Intifada

Intifada (Ĭntēfă´dĕ) [Arab.,=uprising, shaking off], the Palestinian uprising during the late 1980s and early 90s in the West Bank and Gaza Strip, areas that had been occupied by Israel since 1967. A vehicular accident that killed four Palestinians in the Gaza Strip in Dec., 1987, sparked immediate local protests that rapidly spread to the West Bank. The violence was marked by stone-throwing and the use of homemade explosive devices on behalf of the Arabs, and the use of tear gas, rubber bullets, and home demolition by Israeli troops attempting to quell the popular resistance. The conflict led to an Israeli military crackdown and the stagnation of the Arab economies in the occupied territories, but with the gradual establishment of Palestinian self-rule, beginning with the accord between Israel and the Palestine Liberation Organization in 1993, the violence eased significantly.

The term "intifada" has also been used to describe the anti-Israeli uprising that began after the Sept. 20, 2000, visit of the right-wing Israeli politician Ariel Sharon to the Jerusalem holy site known as (to Jews) the Temple Mount or (to Arabs) the Haram esh-Sherif. Arising out of Palestinian frustration with the slow progress since the since 1993, the fighting has had the character more of a guerrilla war and has been marked by the use of suicide bomb attacks by Hamas, the Islamic Jihad, and elements of the PLO and by Israeli attacks on official Palestinian installations and reoccupation of areas Israeli forces had left after 1993.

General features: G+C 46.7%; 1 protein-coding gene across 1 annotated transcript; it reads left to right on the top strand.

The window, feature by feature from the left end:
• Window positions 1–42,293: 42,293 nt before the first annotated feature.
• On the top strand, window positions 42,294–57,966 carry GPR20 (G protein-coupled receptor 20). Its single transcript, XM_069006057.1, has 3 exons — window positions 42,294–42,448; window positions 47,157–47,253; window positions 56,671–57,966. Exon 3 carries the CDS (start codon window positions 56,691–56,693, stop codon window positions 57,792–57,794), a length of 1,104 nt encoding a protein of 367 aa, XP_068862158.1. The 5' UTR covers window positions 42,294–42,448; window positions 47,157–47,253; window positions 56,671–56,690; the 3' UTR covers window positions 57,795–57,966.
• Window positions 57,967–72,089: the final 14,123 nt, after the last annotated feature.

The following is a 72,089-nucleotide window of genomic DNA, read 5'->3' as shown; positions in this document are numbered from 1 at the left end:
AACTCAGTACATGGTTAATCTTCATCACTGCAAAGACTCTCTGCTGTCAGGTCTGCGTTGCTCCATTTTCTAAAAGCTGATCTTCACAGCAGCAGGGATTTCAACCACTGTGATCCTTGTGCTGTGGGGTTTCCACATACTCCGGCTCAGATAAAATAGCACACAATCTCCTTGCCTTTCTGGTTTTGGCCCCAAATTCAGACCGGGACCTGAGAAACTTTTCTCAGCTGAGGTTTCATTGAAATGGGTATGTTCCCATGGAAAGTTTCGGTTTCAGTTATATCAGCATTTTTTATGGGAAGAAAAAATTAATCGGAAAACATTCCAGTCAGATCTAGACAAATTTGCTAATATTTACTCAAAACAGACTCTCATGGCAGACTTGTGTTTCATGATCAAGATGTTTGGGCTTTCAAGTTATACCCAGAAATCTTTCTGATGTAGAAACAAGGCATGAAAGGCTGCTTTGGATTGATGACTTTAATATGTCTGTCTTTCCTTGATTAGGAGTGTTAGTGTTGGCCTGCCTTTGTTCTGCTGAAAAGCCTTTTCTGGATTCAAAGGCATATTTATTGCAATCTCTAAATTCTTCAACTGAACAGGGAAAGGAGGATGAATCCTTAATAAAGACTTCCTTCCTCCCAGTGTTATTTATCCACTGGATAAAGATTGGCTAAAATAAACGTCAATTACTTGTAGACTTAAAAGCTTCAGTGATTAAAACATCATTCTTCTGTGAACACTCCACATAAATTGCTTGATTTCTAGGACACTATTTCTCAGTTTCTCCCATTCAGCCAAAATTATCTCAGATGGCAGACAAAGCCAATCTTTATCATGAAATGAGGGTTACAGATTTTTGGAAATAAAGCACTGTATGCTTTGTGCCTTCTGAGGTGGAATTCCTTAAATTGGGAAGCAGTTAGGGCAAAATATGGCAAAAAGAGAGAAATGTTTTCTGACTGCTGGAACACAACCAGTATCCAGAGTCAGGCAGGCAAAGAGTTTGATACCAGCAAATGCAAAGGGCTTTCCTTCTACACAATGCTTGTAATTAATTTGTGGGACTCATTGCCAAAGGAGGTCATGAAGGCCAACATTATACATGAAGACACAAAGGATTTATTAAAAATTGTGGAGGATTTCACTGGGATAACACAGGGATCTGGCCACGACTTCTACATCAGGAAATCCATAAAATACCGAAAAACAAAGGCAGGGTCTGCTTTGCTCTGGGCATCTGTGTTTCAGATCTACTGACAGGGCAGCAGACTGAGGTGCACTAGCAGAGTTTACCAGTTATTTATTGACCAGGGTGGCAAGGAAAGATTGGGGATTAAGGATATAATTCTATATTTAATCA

The Columbia Encyclopedia, 6th ed. Copyright© 2015, The Columbia University Press.

Intifada: Selected full-text books and articles

Intifada: Palestine at the Crossroads By Jamal R. Nassar; Roger Heacock Praeger, 1990
Intifada: The Palestinian Uprising against Israeli Occupation By Zachary Lockman; Joel Beinin South End Press, 1989
Palestine and the Palestinians By Samih K. Farsoun; Christina E. Zacharia Westview Press, 1997
Librarian’s tip: Chap. Six "Palestinian Resistance to Israeli Occupation: The Intifada"
Armed Struggle and the Search for State: The Palestinian National Movement, 1949-1993 By Yezid Sayigh Oxford University Press, 1999
Librarian’s tip: Chap. 25 "Intifada to the Rescue: The Making of a Revolt"
Countdown to Statehood: Palestinian State Formation in the West Bank and Gaza By Hillel Frisch State University of New York Press, 1998
Librarian’s tip: Chap. 5 "The Intifada and State Building"
The 'Al-Aqsa Intifada' as a Result of Politics of Transition By Schulz, Helena Lindholm Arab Studies Quarterly (ASQ), Vol. 24, No. 4, Fall 2002
By Any Name Illegal and Immoral By Stein, Yael Ethics & International Affairs, Vol. 17, No. 1, April 2003
PEER-REVIEWED PERIODICAL
Peer-reviewed publications on Questia are publications containing articles which were subject to evaluation for accuracy and substance by professional peers of the article's author(s).
Interviews with Mothers of Martyrs of the AQSA Intifada By Habiballah, Nahed Arab Studies Quarterly (ASQ), Vol. 26, No. 1, Winter 2004
The Intifada and Its Impact on the Banking System in the State of Israel By Levine, Philip American Economist, Vol. 37, No. 1, Spring 1993
PEER-REVIEWED PERIODICAL
Peer-reviewed publications on Questia are publications containing articles which were subject to evaluation for accuracy and substance by professional peers of the article's author(s).
The Middle East from the Iran-Contra Affair to the Intifada By Robert O. Freedman Syracuse University Press, 1991
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